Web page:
school and converted it into a community center.
See the Matthews route...
14. Like Pineville, Matthews owes its growth and
commercial success to the railroad. Prior to the Civil War the area was
known as Fullwood. It consisted of a stagecoach inn and post office on the
run between Charlotte and Monroe. The first postmaster was John Fullwood.
After the war, the area became known as "Stumptown," a humorous name derived
from the pine stumps remaining after local trees were cut down to build
houses and a general store. The turning point in the town's history came in
1874 when the Carolina Central Railroad routed its track through the small
community to link Tennessee to Wilmington, North Carolina via Charlotte. The
name Matthews was chosen to honor Watson Matthews, a member of the Carolina
Central's board of directors. The town was incorporated in 1879.
street is best appreciated on foot. Park your car. When you return you will
be continuing down Trade St. towards the railway tracks.
15. Many of the store buildings date from the late nineteenth or
early twentieth centuries. Probably the most interesting is the old
Heath and Reid General Store building at the eastern corner of N. Trade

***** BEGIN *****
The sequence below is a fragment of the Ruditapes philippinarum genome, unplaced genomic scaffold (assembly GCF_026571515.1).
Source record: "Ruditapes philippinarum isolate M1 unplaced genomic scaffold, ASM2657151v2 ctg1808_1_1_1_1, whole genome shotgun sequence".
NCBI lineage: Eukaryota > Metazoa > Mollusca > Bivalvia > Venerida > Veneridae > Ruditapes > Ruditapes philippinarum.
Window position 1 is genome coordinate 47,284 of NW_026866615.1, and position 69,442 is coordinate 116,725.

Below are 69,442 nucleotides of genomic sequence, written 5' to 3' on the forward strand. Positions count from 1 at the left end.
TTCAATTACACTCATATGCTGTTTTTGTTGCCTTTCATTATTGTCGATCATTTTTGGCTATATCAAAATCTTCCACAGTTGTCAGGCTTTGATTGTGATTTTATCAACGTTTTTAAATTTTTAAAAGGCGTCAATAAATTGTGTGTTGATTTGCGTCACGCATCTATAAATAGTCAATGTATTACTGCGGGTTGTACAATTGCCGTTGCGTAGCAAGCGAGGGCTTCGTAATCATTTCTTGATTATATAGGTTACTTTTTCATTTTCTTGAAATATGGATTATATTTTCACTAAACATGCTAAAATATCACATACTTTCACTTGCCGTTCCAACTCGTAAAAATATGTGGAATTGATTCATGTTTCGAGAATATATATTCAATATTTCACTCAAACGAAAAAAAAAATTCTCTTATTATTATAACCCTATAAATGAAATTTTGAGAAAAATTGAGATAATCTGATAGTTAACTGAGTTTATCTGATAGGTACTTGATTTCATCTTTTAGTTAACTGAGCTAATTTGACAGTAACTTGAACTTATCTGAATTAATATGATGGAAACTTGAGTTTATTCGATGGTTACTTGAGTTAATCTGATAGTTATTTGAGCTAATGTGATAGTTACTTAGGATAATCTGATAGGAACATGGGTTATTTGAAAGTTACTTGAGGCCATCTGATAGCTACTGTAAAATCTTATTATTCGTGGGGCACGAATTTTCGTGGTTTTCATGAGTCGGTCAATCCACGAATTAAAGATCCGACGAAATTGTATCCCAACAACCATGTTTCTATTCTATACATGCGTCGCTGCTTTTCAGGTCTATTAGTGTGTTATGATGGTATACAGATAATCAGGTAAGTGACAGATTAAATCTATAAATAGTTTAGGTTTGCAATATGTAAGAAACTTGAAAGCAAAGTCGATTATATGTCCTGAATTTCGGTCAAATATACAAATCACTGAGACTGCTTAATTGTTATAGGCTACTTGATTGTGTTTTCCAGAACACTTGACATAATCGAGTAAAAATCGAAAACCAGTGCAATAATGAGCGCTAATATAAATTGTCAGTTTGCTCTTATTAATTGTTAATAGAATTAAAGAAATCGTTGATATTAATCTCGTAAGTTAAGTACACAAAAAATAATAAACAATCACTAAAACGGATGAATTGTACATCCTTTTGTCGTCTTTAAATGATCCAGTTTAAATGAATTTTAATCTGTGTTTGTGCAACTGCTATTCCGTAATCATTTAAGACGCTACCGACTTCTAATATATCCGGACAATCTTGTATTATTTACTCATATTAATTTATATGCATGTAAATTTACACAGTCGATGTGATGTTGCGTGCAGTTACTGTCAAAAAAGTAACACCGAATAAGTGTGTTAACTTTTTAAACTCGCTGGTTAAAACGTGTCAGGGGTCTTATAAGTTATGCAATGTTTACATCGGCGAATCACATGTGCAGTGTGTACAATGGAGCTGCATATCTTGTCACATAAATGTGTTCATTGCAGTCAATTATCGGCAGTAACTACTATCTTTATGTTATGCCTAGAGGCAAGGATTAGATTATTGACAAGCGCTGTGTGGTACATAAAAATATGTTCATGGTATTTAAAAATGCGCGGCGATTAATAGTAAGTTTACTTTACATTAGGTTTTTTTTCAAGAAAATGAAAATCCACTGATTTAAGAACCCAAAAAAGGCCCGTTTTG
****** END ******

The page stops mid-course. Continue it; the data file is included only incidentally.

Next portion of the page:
St. and the railroad line--a prime location when it was completed in 1889.
This store was the economic and social centerpiece of the community. Everard
Jefferson Heath and Edward Solomon Reid provided a variety of services
including banking, cotton brokerage, and of course wholesale and retail of
every imaginable commodity. Mrs. Sanford L. Forbis, a resident of Matthews,
remembers visiting the store in the early twentieth century and describes a
beehive of activity. Groceries were sold in the rear section, while at the
front, ladies could select from a rich assortment of cloth ribbons, hat
pins, zippers, buttons, and thimbles. Farm supplies were of course a staple,
and Heath even loaned supplies to sharecroppers in the spring, exacting a
share of the crops in the fall as payment.
Heath & Reid Store
Return to your
car. From Trade St., turn left onto W. Charles St. just opposite the Reid
store, and just before the railway crossing. Take the second left alongside
a fine turn-of-the-century house. Pause at the intersection with W. John
16. On your left, facing W. John St. is a Victorian Queen Anne
style cottage, "an oasis of charm and grace." This house was built in 1890